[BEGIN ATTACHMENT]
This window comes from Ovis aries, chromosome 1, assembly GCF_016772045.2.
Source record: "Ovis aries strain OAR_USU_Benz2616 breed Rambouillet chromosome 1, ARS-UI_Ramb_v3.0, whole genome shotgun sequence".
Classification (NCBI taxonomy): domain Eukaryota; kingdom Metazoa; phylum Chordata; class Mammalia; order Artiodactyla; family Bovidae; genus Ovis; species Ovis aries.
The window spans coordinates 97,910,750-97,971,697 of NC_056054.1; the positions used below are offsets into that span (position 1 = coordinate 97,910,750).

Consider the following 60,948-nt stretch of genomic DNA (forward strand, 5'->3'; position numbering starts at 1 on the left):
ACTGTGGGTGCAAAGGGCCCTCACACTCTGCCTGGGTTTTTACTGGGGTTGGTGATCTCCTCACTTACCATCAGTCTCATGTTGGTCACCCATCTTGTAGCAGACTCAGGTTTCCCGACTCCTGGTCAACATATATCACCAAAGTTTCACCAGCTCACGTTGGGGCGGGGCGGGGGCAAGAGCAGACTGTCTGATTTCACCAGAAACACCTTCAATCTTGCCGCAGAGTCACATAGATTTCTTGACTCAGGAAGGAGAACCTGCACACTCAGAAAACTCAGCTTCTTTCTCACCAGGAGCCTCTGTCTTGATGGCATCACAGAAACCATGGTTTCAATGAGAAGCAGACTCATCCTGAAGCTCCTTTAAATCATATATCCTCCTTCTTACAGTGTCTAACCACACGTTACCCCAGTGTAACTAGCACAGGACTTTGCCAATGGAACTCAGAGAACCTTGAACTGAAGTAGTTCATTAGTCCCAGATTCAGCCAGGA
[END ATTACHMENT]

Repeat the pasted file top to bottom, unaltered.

This window comes from Ovis aries, chromosome 1, assembly GCF_016772045.2.
Source record: "Ovis aries strain OAR_USU_Benz2616 breed Rambouillet chromosome 1, ARS-UI_Ramb_v3.0, whole genome shotgun sequence".
Classification (NCBI taxonomy): domain Eukaryota; kingdom Metazoa; phylum Chordata; class Mammalia; order Artiodactyla; family Bovidae; genus Ovis; species Ovis aries.
The window spans coordinates 97,910,750-97,971,697 of NC_056054.1; the positions used below are offsets into that span (position 1 = coordinate 97,910,750).

Consider the following 60,948-nt stretch of genomic DNA (forward strand, 5'->3'; position numbering starts at 1 on the left):
ACTGTGGGTGCAAAGGGCCCTCACACTCTGCCTGGGTTTTTACTGGGGTTGGTGATCTCCTCACTTACCATCAGTCTCATGTTGGTCACCCATCTTGTAGCAGACTCAGGTTTCCCGACTCCTGGTCAACATATATCACCAAAGTTTCACCAGCTCACGTTGGGGCGGGGCGGGGGCAAGAGCAGACTGTCTGATTTCACCAGAAACACCTTCAATCTTGCCGCAGAGTCACATAGATTTCTTGACTCAGGAAGGAGAACCTGCACACTCAGAAAACTCAGCTTCTTTCTCACCAGGAGCCTCTGTCTTGATGGCATCACAGAAACCATGGTTTCAATGAGAAGCAGACTCATCCTGAAGCTCCTTTAAATCATATATCCTCCTTCTTACAGTGTCTAACCACACGTTACCCCAGTGTAACTAGCACAGGACTTTGCCAATGGAACTCAGAGAACCTTGAACTGAAGTAGTTCATTAGTCCCAGATTCAGCCAGGA